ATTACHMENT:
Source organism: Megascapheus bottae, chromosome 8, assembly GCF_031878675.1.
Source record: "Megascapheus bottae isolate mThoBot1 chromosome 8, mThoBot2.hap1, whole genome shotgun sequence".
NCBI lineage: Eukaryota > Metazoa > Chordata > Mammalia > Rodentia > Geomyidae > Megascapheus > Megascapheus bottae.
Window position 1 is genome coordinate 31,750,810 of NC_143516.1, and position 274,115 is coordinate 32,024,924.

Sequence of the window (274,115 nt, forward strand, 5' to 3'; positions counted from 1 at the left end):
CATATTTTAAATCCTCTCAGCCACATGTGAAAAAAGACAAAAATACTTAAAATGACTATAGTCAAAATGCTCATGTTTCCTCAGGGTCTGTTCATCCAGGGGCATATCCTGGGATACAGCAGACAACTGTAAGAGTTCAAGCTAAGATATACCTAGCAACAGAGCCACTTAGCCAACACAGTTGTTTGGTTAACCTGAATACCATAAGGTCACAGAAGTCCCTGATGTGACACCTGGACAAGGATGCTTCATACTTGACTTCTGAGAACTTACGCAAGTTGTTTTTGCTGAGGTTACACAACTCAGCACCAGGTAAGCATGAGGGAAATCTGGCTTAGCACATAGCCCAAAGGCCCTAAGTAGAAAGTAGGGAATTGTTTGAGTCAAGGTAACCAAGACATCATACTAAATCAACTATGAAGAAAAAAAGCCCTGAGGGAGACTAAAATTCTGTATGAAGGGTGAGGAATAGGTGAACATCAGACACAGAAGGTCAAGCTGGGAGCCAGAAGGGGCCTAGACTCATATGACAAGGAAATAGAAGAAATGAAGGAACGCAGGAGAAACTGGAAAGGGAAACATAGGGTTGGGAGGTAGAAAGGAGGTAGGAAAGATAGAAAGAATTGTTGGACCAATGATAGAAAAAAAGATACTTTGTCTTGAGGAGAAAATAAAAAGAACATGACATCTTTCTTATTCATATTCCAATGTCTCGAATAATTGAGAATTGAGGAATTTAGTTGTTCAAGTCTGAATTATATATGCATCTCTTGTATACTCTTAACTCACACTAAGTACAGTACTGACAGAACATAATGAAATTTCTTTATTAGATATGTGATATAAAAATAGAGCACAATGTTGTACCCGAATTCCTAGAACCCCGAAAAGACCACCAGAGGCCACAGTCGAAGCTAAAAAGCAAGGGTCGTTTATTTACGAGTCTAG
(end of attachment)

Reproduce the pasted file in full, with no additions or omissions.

Source organism: Megascapheus bottae, chromosome 8, assembly GCF_031878675.1.
Source record: "Megascapheus bottae isolate mThoBot1 chromosome 8, mThoBot2.hap1, whole genome shotgun sequence".
NCBI lineage: Eukaryota > Metazoa > Chordata > Mammalia > Rodentia > Geomyidae > Megascapheus > Megascapheus bottae.
Window position 1 is genome coordinate 31,750,810 of NC_143516.1, and position 274,115 is coordinate 32,024,924.

Sequence of the window (274,115 nt, forward strand, 5' to 3'; positions counted from 1 at the left end):
CATATTTTAAATCCTCTCAGCCACATGTGAAAAAAGACAAAAATACTTAAAATGACTATAGTCAAAATGCTCATGTTTCCTCAGGGTCTGTTCATCCAGGGGCATATCCTGGGATACAGCAGACAACTGTAAGAGTTCAAGCTAAGATATACCTAGCAACAGAGCCACTTAGCCAACACAGTTGTTTGGTTAACCTGAATACCATAAGGTCACAGAAGTCCCTGATGTGACACCTGGACAAGGATGCTTCATACTTGACTTCTGAGAACTTACGCAAGTTGTTTTTGCTGAGGTTACACAACTCAGCACCAGGTAAGCATGAGGGAAATCTGGCTTAGCACATAGCCCAAAGGCCCTAAGTAGAAAGTAGGGAATTGTTTGAGTCAAGGTAACCAAGACATCATACTAAATCAACTATGAAGAAAAAAAGCCCTGAGGGAGACTAAAATTCTGTATGAAGGGTGAGGAATAGGTGAACATCAGACACAGAAGGTCAAGCTGGGAGCCAGAAGGGGCCTAGACTCATATGACAAGGAAATAGAAGAAATGAAGGAACGCAGGAGAAACTGGAAAGGGAAACATAGGGTTGGGAGGTAGAAAGGAGGTAGGAAAGATAGAAAGAATTGTTGGACCAATGATAGAAAAAAAGATACTTTGTCTTGAGGAGAAAATAAAAAGAACATGACATCTTTCTTATTCATATTCCAATGTCTCGAATAATTGAGAATTGAGGAATTTAGTTGTTCAAGTCTGAATTATATATGCATCTCTTGTATACTCTTAACTCACACTAAGTACAGTACTGACAGAACATAATGAAATTTCTTTATTAGATATGTGATATAAAAATAGAGCACAATGTTGTACCCGAATTCCTAGAACCCCGAAAAGACCACCAGAGGCCACAGTCGAAGCTAAAAAGCAAGGGTCGTTTATTTACGAGTCTAG